What started on Tuesday as a social media campaign to raise awareness about sexual violence against women, turned into news headlines across the world. We took a closer look at what stories resonated the most with readers online.
As of today, these are the most popular articles about #MeToo.
Lindy West’s powerful column in The New York Times on Weinstein and the #MeToo movement hit the point home for many – gaining over 100k total engagements in a day. The story of the movement’s creator Tarana Burke in the Huffington Post and Mic resonated as well, as did Upworthy’s article about the role of men in the movement. Actress Alyssa Milano also grabbed headlines since it was her tweet that helped to further spread the campaign’s reach.
Since Facebook brings publishers the bulk of social media traffic, we also analyzed which Facebook pages got the most engagement on their #MeToo posts.
Publishers whose Facebook posts got the most engagement
The New York Times’ Facebook page takes 5th place, while HuffPost Women and HuffPost dominate the chart in first and third place respectively. Their pages posted multiple high-impact articles about the movement and reshared them a few times using different headlines. In addition, they engaged their readers further by posting images with quotes like the ones below.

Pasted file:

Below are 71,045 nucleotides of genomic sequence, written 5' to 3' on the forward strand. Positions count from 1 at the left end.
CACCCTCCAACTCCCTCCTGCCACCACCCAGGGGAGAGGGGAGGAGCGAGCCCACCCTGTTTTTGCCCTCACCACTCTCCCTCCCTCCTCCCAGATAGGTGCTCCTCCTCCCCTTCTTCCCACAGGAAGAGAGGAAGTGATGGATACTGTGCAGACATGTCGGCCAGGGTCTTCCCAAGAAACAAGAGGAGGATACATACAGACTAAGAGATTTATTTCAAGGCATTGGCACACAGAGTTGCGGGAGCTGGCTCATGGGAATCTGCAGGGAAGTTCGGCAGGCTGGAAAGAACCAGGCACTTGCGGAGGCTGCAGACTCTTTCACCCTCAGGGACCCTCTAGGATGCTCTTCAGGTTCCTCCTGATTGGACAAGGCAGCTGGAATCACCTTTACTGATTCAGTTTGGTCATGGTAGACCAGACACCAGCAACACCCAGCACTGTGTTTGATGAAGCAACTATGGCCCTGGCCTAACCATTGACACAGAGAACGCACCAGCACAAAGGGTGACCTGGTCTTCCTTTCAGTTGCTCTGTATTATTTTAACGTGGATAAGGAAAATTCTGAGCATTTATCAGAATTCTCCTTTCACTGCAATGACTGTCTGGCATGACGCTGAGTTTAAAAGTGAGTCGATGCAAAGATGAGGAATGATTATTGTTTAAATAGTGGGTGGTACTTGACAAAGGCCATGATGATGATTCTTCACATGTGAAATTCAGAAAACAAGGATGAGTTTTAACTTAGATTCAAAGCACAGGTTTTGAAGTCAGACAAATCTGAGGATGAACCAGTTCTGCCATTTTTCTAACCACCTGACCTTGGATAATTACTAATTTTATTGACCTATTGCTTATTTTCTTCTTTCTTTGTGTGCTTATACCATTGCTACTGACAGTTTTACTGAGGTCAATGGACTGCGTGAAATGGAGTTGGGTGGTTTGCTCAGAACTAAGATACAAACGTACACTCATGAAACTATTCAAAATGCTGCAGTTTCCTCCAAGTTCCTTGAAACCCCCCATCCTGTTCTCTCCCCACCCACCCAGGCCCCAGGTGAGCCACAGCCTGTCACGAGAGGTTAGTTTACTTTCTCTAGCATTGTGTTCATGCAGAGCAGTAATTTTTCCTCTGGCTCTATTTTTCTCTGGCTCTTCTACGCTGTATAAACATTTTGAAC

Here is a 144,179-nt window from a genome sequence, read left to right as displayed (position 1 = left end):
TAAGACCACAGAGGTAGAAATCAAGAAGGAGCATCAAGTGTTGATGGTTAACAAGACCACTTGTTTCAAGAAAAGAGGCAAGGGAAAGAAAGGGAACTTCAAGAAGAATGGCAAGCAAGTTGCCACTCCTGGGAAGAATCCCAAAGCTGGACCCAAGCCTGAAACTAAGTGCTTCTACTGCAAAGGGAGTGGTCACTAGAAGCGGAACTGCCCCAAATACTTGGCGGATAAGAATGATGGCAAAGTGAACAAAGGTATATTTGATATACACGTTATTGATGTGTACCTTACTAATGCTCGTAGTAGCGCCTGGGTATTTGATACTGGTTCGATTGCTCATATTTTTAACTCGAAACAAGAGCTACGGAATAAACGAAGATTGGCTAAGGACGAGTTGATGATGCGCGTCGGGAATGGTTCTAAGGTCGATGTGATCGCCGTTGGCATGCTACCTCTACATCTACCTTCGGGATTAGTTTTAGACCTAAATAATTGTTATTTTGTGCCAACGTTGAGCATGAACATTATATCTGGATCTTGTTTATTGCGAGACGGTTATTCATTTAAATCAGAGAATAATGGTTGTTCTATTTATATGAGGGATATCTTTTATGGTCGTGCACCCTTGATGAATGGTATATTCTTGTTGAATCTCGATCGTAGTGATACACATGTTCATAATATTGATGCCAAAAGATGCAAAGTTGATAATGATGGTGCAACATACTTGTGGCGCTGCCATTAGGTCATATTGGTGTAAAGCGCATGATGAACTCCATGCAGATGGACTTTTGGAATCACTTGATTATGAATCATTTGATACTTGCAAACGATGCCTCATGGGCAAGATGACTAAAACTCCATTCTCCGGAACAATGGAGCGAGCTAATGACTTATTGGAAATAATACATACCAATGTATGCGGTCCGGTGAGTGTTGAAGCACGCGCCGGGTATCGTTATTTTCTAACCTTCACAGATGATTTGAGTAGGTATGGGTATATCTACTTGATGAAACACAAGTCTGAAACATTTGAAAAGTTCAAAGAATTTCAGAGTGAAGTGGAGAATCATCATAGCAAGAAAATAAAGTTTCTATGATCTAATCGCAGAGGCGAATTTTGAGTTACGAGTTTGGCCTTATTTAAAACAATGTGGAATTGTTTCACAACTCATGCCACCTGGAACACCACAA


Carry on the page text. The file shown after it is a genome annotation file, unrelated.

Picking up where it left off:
Mic Media’s Facebook page is second on the list thanks to the great video they shared with Tarana Burke explaining what the movement is about and why she started it 10 years ago.
This video is, in fact, the most popular individual post about #MeToo on Facebook.
The other top posts on the subject include HuffPost Women’s image with Lara Witt’s quote shared above, Ellen DeGeneres’ status update:
and BBC News post with a link:
Finally, we analysed the keywords used in headlines about the movement, and discovered that on top of the expected terms like sexual, harrassment, women, rally, and campaign, words related to the California’s female leaders speaking out gained a lot of engagement. The social media movement has already had real-life consequences in Sweden. Using the hashtag, multiple women came out with accounts of sexual assault by a fellow journalist at Aftonbladet and a high-level executive at SVT. As a result, both media companies launched internal investigations and suspended the accused men until further notice.